Player's Section 
This document has been classified as Red Clearance. Citizens of Infrared Clearance reading this document should report to the nearest Termination Centre immediately. Stay Happy!

OK, You caught me.  There's not much here yet, except for:

Recommended Viewing:

The following vidtapes are recommended for getting into the spirit of Paranoia:

Recommended Reading:

The following books are recommended for getting into the spirit of Paranoia:
  • Brave New World (Aldous Huxley)
  • 1984 (George Orwell)

Recommended Playing:

The following games are recommended for getting into the spirit of Paranoia:

"What's my motivation?" (Steve Criddle)

As a GM, I am sometimes asked by players how they are supposed to be playing their character.  Obviously this is largely up to the player himself, but pre-mission briefings do sometimes seem to contain a certain amount of contradictions.  This is the nature of the game, but players sometimes have trouble deciding which set of instructions they should follow.  So here's my opinion...
  • Motivation #1 - Secret Society

  • If the citizen is a member of a secret society, this is likely to be the main thing that defines him.  The reason for this is very simple - he chose to join that society.  So if, for example, a citizen's society believes The Computer is absolutely wonderful, then he believes that too.  If he didn't, he wouldn't have joined that society in the first place.  These beliefs lie at the heart of the character, but that doesn't mean he can let everybody see them.  Citizens whose societies like destruction wouldn't last too long if they were that blatant.
  • Motivation #2 - Service Group

  • While a citizen's secret society defines what his beliefs are, his service group is also pretty important.  This pretty much defines what he's good at, and what resources he may be able to call on.  A citizen's service group is more likely to define how he presents himself to his team-mates.  Since good performance at work is likely to earn praise and promotion, he is likely to try to look like he works hard even if his personal beliefs lie in the opposite direction.  (For example, a bot technician who secretly hates bots).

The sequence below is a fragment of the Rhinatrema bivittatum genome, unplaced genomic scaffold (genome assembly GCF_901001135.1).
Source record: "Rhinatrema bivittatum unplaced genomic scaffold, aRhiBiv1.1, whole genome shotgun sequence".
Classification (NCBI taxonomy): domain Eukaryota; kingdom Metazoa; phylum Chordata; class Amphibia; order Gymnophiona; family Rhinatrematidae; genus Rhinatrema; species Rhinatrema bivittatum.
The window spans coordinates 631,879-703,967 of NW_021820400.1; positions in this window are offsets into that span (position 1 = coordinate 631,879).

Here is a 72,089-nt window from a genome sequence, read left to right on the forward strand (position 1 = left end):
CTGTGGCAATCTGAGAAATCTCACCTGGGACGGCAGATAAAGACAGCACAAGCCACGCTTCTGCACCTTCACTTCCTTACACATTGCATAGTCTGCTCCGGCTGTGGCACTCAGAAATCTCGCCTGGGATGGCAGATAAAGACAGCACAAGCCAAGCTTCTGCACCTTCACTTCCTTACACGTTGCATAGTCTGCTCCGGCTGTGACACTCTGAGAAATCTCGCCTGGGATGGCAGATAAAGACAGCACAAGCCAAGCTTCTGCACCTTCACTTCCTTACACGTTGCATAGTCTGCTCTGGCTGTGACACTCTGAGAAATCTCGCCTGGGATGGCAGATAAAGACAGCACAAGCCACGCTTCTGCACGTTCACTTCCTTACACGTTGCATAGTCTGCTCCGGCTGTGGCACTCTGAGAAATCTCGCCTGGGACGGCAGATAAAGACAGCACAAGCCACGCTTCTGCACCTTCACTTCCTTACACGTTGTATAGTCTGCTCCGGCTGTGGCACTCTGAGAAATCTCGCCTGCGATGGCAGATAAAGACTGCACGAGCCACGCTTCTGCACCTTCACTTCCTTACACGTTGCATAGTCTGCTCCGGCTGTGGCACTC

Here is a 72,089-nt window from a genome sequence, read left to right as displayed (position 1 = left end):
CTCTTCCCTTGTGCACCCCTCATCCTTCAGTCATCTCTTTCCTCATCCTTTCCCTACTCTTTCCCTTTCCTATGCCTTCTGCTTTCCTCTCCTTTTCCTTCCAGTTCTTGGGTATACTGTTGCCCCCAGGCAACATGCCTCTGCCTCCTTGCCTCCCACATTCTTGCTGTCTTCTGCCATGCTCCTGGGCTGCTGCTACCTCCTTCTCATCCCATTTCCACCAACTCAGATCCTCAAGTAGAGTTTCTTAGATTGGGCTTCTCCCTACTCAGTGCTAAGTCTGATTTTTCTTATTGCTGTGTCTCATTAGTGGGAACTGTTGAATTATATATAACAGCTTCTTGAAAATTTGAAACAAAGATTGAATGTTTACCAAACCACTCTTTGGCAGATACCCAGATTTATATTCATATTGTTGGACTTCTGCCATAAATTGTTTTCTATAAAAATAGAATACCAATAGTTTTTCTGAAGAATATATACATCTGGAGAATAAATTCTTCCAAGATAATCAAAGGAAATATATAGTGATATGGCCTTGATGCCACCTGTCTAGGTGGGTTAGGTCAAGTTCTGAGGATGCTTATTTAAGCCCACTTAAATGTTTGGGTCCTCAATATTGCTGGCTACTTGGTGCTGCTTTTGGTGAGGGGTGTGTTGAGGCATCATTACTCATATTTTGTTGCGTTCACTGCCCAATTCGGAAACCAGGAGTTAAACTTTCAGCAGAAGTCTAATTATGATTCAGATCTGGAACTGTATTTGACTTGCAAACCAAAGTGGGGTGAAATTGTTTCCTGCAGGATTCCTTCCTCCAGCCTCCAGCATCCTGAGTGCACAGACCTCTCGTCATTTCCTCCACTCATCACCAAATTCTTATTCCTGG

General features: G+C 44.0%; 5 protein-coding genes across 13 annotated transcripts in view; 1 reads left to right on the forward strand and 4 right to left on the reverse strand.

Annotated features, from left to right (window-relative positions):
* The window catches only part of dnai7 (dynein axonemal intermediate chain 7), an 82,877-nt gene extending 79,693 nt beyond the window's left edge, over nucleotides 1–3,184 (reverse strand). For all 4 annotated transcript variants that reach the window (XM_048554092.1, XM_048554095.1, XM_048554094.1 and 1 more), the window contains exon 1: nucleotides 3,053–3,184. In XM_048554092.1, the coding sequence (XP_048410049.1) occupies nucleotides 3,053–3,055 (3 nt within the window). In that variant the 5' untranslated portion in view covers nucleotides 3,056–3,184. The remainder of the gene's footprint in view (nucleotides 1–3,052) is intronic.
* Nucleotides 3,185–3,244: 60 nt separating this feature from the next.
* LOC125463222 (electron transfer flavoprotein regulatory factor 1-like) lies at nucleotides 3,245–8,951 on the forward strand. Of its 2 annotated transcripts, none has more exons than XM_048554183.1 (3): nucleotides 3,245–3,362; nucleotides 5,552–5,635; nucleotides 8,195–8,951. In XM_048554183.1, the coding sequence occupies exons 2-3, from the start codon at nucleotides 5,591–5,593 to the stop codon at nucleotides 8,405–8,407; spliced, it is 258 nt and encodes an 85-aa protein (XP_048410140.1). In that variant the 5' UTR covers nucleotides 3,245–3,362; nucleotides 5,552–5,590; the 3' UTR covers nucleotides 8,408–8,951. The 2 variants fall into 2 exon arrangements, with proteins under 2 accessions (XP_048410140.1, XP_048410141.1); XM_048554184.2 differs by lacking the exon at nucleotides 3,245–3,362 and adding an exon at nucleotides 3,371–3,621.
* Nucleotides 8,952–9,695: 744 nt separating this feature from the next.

• Motivation #3 - Mutation

  • As with secret society membership, a citizen's mutation (if he has one) defines who he is.  And as with society membership, the clone can't go demonstrating this to other clones (unless he's registered his mutation).  But secret societies tend to expect a minimum amount of enthusiasm from their members, and so do service groups.  With a mutation, a citizen can simply choose not to use it.  After all, how can your mutation be proved if you never use it?

Troubleshooter Humour (Dan Stoneley)

    YOU:  Guess what?
    HIM:  What?
    YOU:  Wow, how did you guess?
    HIM:  Erm!
    YOU:  You must be able to read my mind or something.  Mutant scum. *ZAP ZAP*


    A font with a very "computery" look to it.  This font comes with Windows 95, although some users seem not to have it.  These pages make extensive use of it, so if you don't currently have it they'll look different after you install it.

Windows 95 Startup Screens (Steve Criddle/Kevin Sigmund)

    A couple of animated startup screens for Windows 95.  Place one of these files in the root directory of your C: drive and you will forever more be reassured that you are in safe hands whenever you start up your machine.
    (If you have trouble downloading these files, try holding down the SHIFT key while clicking the link - you should then be presented with a SAVE window).

(Steve Criddle)

(Kevin Sigmund)

Paranoia and The Computer logo are registered trademarks of West End Games
Authors of submitted items are indicated where appropriate
All other text and graphics by Steve Criddle